Gifts and collectibles for you and all the aviation fans on your gift list!

Came from England to visit your museum in March 2010 and it was worth the journey :-) Thanks to the staff who took time to chat...


Aircraft look factory new! What a wonderful experience! ...

Todd Carter

Golden Age of Flight

Fleet 7 (Fawn Mk I)

This aircraft is strikingly sporty with its speed ring, pointed exhaust tubes and wheel pants. A favorite of flying schools everywhere the Model 7 was built specifically for pilot training, it inspired confidence and was quite easy to get in and out of. It was not docile, but it was sassy, had rugged strength and was eager to fly. It could not only convince a student pilot that he could fly, but be a "hot-rod" pilot.

The aircraft could take abuse, had good visibility, longevity and was profitable for the schools. It was only limited by the pilot's capabilities and those who used it for Aerobatics, reveled in its exceptional maneuverability and the feeling of security.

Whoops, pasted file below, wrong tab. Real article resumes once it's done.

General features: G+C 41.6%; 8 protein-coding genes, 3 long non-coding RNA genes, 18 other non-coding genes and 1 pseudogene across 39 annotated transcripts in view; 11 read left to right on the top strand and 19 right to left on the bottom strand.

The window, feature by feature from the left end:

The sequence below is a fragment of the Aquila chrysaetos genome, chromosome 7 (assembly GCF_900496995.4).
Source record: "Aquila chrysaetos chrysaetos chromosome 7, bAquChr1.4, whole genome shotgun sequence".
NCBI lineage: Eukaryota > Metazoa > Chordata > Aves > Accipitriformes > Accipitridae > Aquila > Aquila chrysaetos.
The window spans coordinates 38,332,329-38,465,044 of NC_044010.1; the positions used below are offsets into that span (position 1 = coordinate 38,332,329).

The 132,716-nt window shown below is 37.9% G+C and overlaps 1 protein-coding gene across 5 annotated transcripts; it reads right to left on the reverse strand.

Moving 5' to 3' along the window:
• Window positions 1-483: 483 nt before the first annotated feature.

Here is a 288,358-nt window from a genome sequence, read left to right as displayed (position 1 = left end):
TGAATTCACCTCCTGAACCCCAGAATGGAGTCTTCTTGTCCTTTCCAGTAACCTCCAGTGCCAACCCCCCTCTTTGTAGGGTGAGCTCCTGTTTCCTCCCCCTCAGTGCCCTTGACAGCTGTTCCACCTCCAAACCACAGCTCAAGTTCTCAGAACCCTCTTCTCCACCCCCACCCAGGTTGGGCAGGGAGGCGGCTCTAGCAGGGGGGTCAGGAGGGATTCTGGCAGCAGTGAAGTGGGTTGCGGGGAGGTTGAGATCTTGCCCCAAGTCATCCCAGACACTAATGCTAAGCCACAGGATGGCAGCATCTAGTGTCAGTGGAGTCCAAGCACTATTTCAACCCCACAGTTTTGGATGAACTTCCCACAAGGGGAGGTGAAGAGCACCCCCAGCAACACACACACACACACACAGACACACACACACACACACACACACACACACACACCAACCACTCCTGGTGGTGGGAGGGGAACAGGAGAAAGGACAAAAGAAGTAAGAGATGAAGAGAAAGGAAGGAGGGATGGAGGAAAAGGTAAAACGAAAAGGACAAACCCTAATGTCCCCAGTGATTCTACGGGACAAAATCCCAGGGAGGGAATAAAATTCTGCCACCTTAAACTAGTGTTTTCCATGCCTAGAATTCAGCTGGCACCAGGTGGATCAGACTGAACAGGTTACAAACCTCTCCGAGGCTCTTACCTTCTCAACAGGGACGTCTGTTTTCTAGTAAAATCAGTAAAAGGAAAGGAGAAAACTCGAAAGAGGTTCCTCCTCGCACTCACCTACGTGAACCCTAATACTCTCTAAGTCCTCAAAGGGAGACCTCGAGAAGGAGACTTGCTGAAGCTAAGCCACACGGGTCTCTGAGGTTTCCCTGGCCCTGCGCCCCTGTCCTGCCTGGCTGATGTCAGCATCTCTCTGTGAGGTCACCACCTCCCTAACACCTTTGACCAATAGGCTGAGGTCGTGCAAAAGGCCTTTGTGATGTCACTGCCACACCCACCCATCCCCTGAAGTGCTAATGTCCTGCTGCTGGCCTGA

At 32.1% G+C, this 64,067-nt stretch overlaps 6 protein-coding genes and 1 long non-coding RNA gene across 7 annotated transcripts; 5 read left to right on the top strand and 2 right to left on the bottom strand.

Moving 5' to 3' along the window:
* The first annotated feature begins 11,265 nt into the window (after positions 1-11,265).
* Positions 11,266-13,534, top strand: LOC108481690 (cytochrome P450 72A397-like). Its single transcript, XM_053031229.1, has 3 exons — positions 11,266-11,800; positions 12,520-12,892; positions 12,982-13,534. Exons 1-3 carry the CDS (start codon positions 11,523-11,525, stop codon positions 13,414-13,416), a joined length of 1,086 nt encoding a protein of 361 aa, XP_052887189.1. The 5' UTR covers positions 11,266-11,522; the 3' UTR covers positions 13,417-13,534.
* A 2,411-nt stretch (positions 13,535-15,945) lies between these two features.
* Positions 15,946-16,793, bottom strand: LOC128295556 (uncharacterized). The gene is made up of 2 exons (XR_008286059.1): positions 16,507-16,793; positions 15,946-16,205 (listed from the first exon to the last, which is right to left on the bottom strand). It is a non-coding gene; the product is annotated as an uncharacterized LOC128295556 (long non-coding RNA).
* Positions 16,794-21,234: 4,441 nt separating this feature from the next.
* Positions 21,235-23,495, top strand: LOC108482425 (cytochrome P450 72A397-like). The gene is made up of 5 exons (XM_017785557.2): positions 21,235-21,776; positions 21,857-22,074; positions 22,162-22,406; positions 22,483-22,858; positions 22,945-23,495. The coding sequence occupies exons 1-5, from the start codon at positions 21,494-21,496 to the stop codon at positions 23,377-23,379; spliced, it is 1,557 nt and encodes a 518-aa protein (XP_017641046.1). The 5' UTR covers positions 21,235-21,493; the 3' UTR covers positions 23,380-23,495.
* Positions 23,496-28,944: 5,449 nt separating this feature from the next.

Built by Fleet, a subsidiary of Consolidated, this aircraft used a steel tube fuselage with wood and fabric construction. Steel panels were used forward of the cockpit and stamped aluminum alloy was used for the ribs in the wings. It was available in a seaplane, utility and sportsman version. The model 7 (ATC #374) shown here was the basis for US Army Air Corps XPT-6 trainer.

Acquired by Yanks in 2012, this plane was once owned by collector Baron Von Willer and named "Little Rosey" after his beloved daughter; Baron and his wife are recognized as the founders of the Internet site "Barnstormers".

MFG: Fleet

Built In: Buffalo, NY

First Produced: 1930

Powerplant: Kinner B-5

Horsepower: 125 hp

Prop: Wood

Service Ceiling: 14,000 ft.

Cruise: 95 mph

Top Speed: 115 mph

Range: 300 miles

Empty Weight: 1146 lbs

Gross Weight: 1740 lbs

Wingspan Upper: 28’

Wingspan Lower: 28’

Wing Area: 195 sq. ft.

Length: 21’6”

Height: 8’

Armament: None

Number Built: 71 (models 2-7)